Joshua J. Omojuwa reckons that Nigeria now has three major political parties

This has been a consequential election for Nigeria in many ways. Whilst 2015 landed a validation in the belief that an incumbent president and political party can be defeated, 2023 has shown that politics as it used to be has further shifted. Several fundamental things helped to shift the dynamics of the election before the monumental effect of votes from a whole new generation, Gen Z!

The APC’s Tinubu-Shettima Muslim-Muslim ticket asked a lot of a substantial number of Christian voters across the country. The PDP’s Atiku ticket that would have extended the north’s hold on ‘Mr. President’ asked too much of many southern voters. Add these to the fact there is a substantial number of Nigerians who now prefer a political order led by anything but PDP or APC, there was indeed an opportunity to upset the power balance.

Then came Peter Obi, the man who reaped the harvest of angry voters; the ones who could not stand a Muslim-Muslim ticket, the ones who felt another northern president after Buhari would be unjust and the ones who did not want anything to do with the mainstream political order – PDP and APC – which had nothing to do with whether they fielded a northern presidential candidate or a Muslim-Muslim ticket. They intersected into a competitive bunch that officially lost the election but clearly redrew Nigeria’s political map.

Opinions are harder to have these days because conversations have become impossible in the public space. Many prefer the comfort of their privacy and the residual trust of their friends and family to say what they genuinely think about these times and these issues. I feel for everyone who cannot share their thoughts publicly on account of the fear of a mob – present across every political divide, albeit with a lot more lopsided per capita representation in one – but what needs to be said must be said. Those who would disagree are free to and are even encouraged to.

Conversations help us all to learn because amid sharing, we take from one another. That such conversations unfortunately cannot happen without the contributions of those who are only able to contribute insults and curses – often times because that’s the highest level of engagement their minds can aspire to and not because they wouldn’t have loved to do better – should not mean that we should all disappear from the public square or choose to say as little as possible whilst allowing for the elephants in the room to grow bigger, until there is no breathing space for anyone.

Back to the matter. In essence, we now have three major political parties in Nigeria, the incumbent APC, the old horse PDP and the agile Labour Party (LP). If this election was a football tournament, even though the official results show they haven’t won the whole thing, LP would still be named player-of-the-tournament. This is on account of how they disrupted everything. That disruption though was an outcome borne out of many factors, some already stated above. Having listed the LP as a major party now, going by the profile of most of its voters, it remains a sort of pre-APC Buhari-esque phenomenon. Extremely popular at one end of the country to be a factor, not enough popularity at the other end to meet the constitutional benchmark to clinch the presidency. Buhari’s though was an influence derived more from the myth of the person unlike this one that was formed long before it had a focal point in Obi.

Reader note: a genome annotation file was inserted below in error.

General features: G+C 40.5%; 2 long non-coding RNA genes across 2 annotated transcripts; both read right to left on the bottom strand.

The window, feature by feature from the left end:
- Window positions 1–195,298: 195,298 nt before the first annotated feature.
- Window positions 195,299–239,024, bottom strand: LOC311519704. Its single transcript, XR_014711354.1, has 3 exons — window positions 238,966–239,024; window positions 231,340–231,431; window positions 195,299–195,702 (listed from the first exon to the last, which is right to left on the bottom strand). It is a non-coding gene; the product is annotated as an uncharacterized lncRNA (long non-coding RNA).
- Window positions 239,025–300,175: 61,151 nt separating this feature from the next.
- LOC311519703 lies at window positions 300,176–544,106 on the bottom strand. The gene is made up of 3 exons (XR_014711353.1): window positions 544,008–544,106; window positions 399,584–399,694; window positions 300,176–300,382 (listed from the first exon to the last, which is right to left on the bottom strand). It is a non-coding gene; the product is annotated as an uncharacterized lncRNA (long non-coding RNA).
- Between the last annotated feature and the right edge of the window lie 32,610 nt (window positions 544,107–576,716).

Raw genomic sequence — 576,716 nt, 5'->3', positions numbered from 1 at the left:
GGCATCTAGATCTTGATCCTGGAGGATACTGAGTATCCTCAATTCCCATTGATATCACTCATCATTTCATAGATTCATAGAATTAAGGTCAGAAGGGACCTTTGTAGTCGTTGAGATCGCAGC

A lot has been said about how INEC botched the process of the 2023 presidential election. The lot of it to do with the manual collation process that many expected to be like the mandatory electronic voter accreditation process. Many have understandably hidden behind the cloud of confusion that this noise created to make it appear like there were three parties that had the ability to meet the constitutionally mandated 25 per cent in 2/3rd of the 36 states and the FCT. On the suggestion that one needed at least 25 per cent in the FCT to meet the constitutional requirement to be declared president, it shouldn’t even feature in the conversation. The FCT voter is not more equal than the rest of voters across the country and the FCT does not have any form of veto power enshrined in the constitution.

 Only two parties had a spread across the country and if you conducted that election in its purest, fairest and freest form 500 more times, in the contexts that preceded the last election, only two parties were set up to have their votes spread across the country. It did appear like one of the parties banked on a run-off to carry it to the ticket. Of the three major parties, the PDP turned out the ultimate loser, even though it finished first runner up.

All three parties have their work cut out long before and after the Supreme Court closes the argument. History suggests that in the presence of three major parties, ceteris paribus, the incumbent stands favoured; it’s a question of getting the votes of those who want them and having the votes of those who do not want them divided. The LP could double down on what it already has but that means it would have to continue to isolate the chunk elsewhere it needs to meet the 25 of 2/3 of 37. If it decides to play the pragmatic politics it needs to play to expand its base up north, it must calculate the effect that would have on what it currently has. The PDP on its part has a party to build post-Atiku.

All of these will play alongside the sort of government the APC continues to run – this is without prejudice to the eventual Supreme Court judgment. Whatever happens though, anyone who still thinks votes do not count does not need anyone to convince them, they are always free to wake up when they choose to. That is not a deep sleep, that is someone intent on pretending to be asleep.

 Omojuwa is chief strategist, Alpha Reach/ author, Digital Wealth Book

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